As much as we at Horse Nation cherish our “Best of Craigslist” collections, there are plenty of diamonds in the rough if you know where to look and what to ask. Maria Wachter shares her tips based on plenty of experience.
I love Craigslist. I have bought a lot of horses and mules there, most of my trucks, trailers, saddles and pretty much everything else. I also have sold tons of stuff on Craigslist. The great thing about Craigslist: it’s free! No listing fees, no selling fees, no headache. You put it on there, and people call you (or mostly, text).
Now that being said, there are a lot of scammers and people with nothing better to do than waste your time. This article is not about that those — this is how to NOT get scammed yourself on your next potential Craigslist buy.
Sure, you can get scammed on any horse sales page or Facebook group too — but a lot of the sales sites are set up to sell horses specifically, and include spaces for things like height, age and temperament. Craigslist doesn’t, so it’s up to the buyer to know what to ask if it’s not included in the ad.
Last month I looked at a mule on Craigslist. I had been looking for about a year for a BIG, sound mule that was already broke for trail riding and safe enough to put family and friends on.
This mule that I found was relatively close by (264 miles away). She was supposedly 10 years old, 16 hands, had no health or vision issues, no vices, well broke, gentle and calm.
When we arrived, in the distance I saw a mule weaving in a stall to greet us (one vice there). I walk into the stall and she’s about 14.2 hands, before her much needed hoof trim to knock off another good inch of overgrown hoof (definitely not 16 hands).
She looked super old, had a hunter bump on her back, her head was full of gray hairs and her lips were all puckered up like something you’d find in a very aged animal. First thing I noticed was that her right eye was totally white and and had an ulcer that covered the whole eye (definitely a vision problem there, since she couldn’t see at all out of it!).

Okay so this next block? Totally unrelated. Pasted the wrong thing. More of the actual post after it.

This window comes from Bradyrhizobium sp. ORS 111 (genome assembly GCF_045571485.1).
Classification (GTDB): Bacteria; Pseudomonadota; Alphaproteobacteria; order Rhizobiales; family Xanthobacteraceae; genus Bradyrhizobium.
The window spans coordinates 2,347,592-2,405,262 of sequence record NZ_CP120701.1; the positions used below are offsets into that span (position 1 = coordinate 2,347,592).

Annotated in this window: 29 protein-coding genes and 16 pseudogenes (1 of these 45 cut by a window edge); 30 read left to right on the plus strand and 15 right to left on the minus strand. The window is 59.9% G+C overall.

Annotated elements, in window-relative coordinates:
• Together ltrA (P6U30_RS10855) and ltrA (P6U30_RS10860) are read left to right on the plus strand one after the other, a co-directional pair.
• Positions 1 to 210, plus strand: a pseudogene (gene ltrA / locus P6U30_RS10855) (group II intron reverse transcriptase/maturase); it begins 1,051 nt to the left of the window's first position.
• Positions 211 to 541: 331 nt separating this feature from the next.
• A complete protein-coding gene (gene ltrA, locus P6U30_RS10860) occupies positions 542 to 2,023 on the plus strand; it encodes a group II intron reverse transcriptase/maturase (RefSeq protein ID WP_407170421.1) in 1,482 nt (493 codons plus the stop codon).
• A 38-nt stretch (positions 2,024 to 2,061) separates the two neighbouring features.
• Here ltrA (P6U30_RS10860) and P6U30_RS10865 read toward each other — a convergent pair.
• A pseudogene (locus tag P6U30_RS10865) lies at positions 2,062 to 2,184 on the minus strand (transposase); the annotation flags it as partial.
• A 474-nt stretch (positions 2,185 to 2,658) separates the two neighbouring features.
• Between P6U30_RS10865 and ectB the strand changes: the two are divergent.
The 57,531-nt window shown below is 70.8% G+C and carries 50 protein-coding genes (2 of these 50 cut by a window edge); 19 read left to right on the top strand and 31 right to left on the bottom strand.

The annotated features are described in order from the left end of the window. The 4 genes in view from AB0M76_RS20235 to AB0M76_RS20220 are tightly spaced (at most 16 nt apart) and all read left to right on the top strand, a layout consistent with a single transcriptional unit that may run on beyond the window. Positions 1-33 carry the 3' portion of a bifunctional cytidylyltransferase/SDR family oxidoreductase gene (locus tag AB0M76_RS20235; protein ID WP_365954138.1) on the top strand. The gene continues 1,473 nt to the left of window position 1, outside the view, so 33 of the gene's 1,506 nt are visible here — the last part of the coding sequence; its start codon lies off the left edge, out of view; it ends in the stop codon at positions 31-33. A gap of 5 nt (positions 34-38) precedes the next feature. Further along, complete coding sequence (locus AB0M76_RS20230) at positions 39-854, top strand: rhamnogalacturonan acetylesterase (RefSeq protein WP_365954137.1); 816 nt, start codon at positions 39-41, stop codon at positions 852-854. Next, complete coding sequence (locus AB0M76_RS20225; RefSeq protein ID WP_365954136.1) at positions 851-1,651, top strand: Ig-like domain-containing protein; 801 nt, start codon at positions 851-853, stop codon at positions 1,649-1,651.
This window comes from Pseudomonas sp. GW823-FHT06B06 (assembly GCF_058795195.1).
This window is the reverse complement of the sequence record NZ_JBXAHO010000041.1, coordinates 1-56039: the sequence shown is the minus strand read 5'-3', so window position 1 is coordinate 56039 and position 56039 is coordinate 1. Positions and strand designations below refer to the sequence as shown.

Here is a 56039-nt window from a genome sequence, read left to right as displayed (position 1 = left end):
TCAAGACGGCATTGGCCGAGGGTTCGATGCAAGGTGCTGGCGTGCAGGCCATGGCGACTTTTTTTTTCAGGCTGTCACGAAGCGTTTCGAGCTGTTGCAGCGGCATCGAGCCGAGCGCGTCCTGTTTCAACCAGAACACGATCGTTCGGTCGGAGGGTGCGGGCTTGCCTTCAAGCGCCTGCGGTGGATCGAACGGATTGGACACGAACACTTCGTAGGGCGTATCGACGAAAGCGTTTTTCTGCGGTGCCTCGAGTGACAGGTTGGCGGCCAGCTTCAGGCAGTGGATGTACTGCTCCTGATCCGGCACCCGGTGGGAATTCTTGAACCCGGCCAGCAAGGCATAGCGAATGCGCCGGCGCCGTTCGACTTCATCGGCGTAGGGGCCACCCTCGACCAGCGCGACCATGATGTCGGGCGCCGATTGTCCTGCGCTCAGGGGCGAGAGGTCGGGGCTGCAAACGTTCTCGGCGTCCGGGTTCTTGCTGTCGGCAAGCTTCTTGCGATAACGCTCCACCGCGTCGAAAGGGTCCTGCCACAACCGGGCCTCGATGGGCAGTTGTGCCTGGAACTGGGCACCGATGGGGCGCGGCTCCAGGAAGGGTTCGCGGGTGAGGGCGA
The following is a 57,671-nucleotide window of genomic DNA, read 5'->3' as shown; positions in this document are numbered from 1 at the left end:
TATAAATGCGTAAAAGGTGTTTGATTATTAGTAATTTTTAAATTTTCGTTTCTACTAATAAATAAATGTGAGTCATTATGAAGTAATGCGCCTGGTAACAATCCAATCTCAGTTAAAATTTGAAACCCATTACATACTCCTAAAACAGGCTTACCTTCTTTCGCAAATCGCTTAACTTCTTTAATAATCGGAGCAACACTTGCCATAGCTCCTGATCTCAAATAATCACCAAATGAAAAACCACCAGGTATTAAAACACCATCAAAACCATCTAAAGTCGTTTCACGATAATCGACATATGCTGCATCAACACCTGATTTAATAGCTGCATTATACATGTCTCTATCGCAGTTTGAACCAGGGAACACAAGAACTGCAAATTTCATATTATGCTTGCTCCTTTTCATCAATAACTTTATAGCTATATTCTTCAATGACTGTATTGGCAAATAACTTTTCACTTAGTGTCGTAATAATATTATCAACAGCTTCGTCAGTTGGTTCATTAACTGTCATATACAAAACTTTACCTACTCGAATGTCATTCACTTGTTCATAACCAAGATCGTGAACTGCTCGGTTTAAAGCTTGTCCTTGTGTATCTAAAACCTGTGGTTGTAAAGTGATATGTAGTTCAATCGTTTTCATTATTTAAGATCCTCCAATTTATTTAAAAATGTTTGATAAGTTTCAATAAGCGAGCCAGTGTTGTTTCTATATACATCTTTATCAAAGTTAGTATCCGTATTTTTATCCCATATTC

Then I opened her mouth. She looked to be mid twenties, pushing 30. (Not 10 years old as she was advertised.)
I told the seller “I will not waste any more of your time, she is not what we are looking for, not 10 years old and definitely not 16 hands tall.”
The seller assured us that she was 10, since that’s what they guy told them that they bought her from. Yes, she was 10… about 20 years ago.
So, we left. I felt bad for her, but not bad enough to buy her. Hopefully she’ll find another sucker, but it won’t be us.
Here’s the link to the mule; she’s still for sale. (They did drop her price by $1000 and lowered her height over a hand in the ad.)
Even with all the questions asked, sometimes people just don’t know what they have or just don’t care and will lie to you. Based on experience, however, I do believe these five questions will help save you time and heartache.
1. Does the horse bite, buck, bolt, rear, or kick? Would you feel safe putting your child or mother on it? Has it ever hurt anyone?
Now this question is good if you’re looking for a safe animal to ride, that being said, even the safest one can hurt you, but this will weed out some of the yahoos. If you’re looking for a project horse, modify this question based on what you want.
2. How old is the horse? Is it registered? If it’s not registered, how do you know that horse is that particular age?
Most people will say the horse or mule is 14 years old if they don’t know, even though it might be pushing 20. 14 seems like the magical number of every animal listed on Craigslist and the feedlots.
If you’re really interested in the horse, ask the seller for a photo of the horse’s teeth. Most people will oblige, but some might tell you to get lost.
3. Is the horse sound? Does it have any vision problems, hearing problems, does it have its teeth still and a tongue? Does it have any health problems?
Trust me on this one, I accidentally bought a pony was missing half of its tongue. I looked at a mare eight hours away that had a tumor the size of a baseball growing over her eye and I picked up two draft mules for a friend who bought them from a feedlot without it being disclosed by the seller that one was blind in both eyes.
4. Does this horse have any vices? Cribbing, weaving, pawing, pulling back, etc?
Some vices are worth overlooking if you really like the animal. I have a mule currently that likes to weave at feeding time, but besides that he’s a great mule and rides great. I’ve also owned a couple of good horses that were cribbers, but it depends on what you really want to deal with.
5. Are you negotiable or set on your price?
If you can’t afford the horse, there’s no point in wasting another person’s time. Some people are extremely negotiable and some people will say “price is FIRM.”
Good luck shopping! Any other good questions to ask? Put them in the comments!